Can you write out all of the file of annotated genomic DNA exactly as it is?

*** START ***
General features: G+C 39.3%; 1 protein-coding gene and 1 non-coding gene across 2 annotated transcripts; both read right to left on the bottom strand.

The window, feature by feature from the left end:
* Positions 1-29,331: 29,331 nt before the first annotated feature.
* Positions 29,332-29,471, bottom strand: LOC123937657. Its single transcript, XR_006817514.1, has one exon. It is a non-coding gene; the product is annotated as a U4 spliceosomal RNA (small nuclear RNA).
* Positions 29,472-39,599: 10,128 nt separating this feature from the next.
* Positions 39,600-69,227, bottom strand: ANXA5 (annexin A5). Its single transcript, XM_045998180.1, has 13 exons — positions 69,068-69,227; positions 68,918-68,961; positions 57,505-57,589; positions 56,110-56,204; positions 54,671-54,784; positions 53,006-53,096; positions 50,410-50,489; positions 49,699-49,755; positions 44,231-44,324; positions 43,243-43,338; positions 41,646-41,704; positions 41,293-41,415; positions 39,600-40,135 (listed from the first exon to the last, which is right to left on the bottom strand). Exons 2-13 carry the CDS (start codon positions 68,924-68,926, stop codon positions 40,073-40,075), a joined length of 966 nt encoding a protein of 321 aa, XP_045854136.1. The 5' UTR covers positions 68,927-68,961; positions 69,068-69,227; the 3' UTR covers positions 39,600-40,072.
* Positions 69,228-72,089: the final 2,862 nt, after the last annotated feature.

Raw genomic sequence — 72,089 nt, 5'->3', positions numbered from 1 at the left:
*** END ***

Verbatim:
General features: G+C 39.3%; 1 protein-coding gene and 1 non-coding gene across 2 annotated transcripts; both read right to left on the bottom strand.

The window, feature by feature from the left end:
* Positions 1-29,331: 29,331 nt before the first annotated feature.
* Positions 29,332-29,471, bottom strand: LOC123937657. Its single transcript, XR_006817514.1, has one exon. It is a non-coding gene; the product is annotated as a U4 spliceosomal RNA (small nuclear RNA).
* Positions 29,472-39,599: 10,128 nt separating this feature from the next.
* Positions 39,600-69,227, bottom strand: ANXA5 (annexin A5). Its single transcript, XM_045998180.1, has 13 exons — positions 69,068-69,227; positions 68,918-68,961; positions 57,505-57,589; positions 56,110-56,204; positions 54,671-54,784; positions 53,006-53,096; positions 50,410-50,489; positions 49,699-49,755; positions 44,231-44,324; positions 43,243-43,338; positions 41,646-41,704; positions 41,293-41,415; positions 39,600-40,135 (listed from the first exon to the last, which is right to left on the bottom strand). Exons 2-13 carry the CDS (start codon positions 68,924-68,926, stop codon positions 40,073-40,075), a joined length of 966 nt encoding a protein of 321 aa, XP_045854136.1. The 5' UTR covers positions 68,927-68,961; positions 69,068-69,227; the 3' UTR covers positions 39,600-40,072.
* Positions 69,228-72,089: the final 2,862 nt, after the last annotated feature.

Raw genomic sequence — 72,089 nt, 5'->3', positions numbered from 1 at the left: